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UPDATE | The buzzer factor: did Watson have an unfair advantage?

February 18, 2011 by Amara D. Angelica

Watson mechanical buzzer

Does Watson have an unfair advantage over humans because it can signal its response instantly? It seemed that way in the three “Jeopardy!” TV shows this week, especially Wednesday night, as Watson proceeded to totally own the humans.

ADDED FEBRUARY 24, 2011:

From Final Jeopardy: Man vs Machine and the Quest to Know Everything by Stephen Baker:

“After the match, Jennings and Rutter stressed that… read more

Ray Kurzweil receives IEEE Eta Kappa Nu honor society’s top honor

November 30, 2014

Saurabh Sinha, PhD, Chair of the IEEE Educational Activities Board; Ray Kurzweil, IEEE Eta Kappa Nu “Eminent Member” honoree; Karen Panetta, PhD, Chair of the IEEE Education Activities Board and Recognition Committee; John Orr, PhD, President of Eta Kappa Nu, the IEEE Honor Society. (credit: IEEE)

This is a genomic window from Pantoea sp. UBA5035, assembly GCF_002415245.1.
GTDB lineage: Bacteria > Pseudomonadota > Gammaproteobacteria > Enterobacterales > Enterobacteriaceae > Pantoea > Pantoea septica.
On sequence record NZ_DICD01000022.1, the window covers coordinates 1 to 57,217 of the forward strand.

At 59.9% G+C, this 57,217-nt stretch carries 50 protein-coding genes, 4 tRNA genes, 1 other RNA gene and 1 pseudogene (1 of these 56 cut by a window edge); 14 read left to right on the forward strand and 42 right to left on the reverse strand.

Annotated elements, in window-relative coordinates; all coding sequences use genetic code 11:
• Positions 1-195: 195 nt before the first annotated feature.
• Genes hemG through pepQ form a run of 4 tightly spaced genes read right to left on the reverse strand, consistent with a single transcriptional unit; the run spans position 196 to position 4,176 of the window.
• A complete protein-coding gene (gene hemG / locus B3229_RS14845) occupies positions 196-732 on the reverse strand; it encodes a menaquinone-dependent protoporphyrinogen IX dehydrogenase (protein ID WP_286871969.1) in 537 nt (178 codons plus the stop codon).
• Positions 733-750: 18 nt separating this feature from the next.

Ray Kurzweil was presented with the Institute of Electrical and Electronics Engineers Eta Kappa Nu honor society top honor, Eminent Member, at the 2014 IEEE Educational Activities Board Awards Ceremony. He received the honor for technical attainments and contributions to society through outstanding leadership in the profession of electrical and computer engineering.

The Induction and Awards presentation took place during the week of IEEE’s Meeting Series. Members of the… read more

Achieving substrate-independent minds: no, we cannot ‘copy’ brains

August 24, 2011 by Randal A. Koene

Neuron (credit: Wikipedia user LadyofHats, public domain)

On August 18, IBM published an intriguing update of their work in the DARPA SyNAPSE program, seeking to create efficient new computing hardware that is inspired by the architecture of neurons and neuronal networks in the brain.

At carboncopies.org, we strive to take this research a step further: to bring about and nurture projects that are crucial to achieving substrate-independent minds (SIM). That is, enable… read more

Consciousness, the Beatles, and Zombie Blues

September 8, 2013 by Amara D. Angelica

SgtPepperFeatured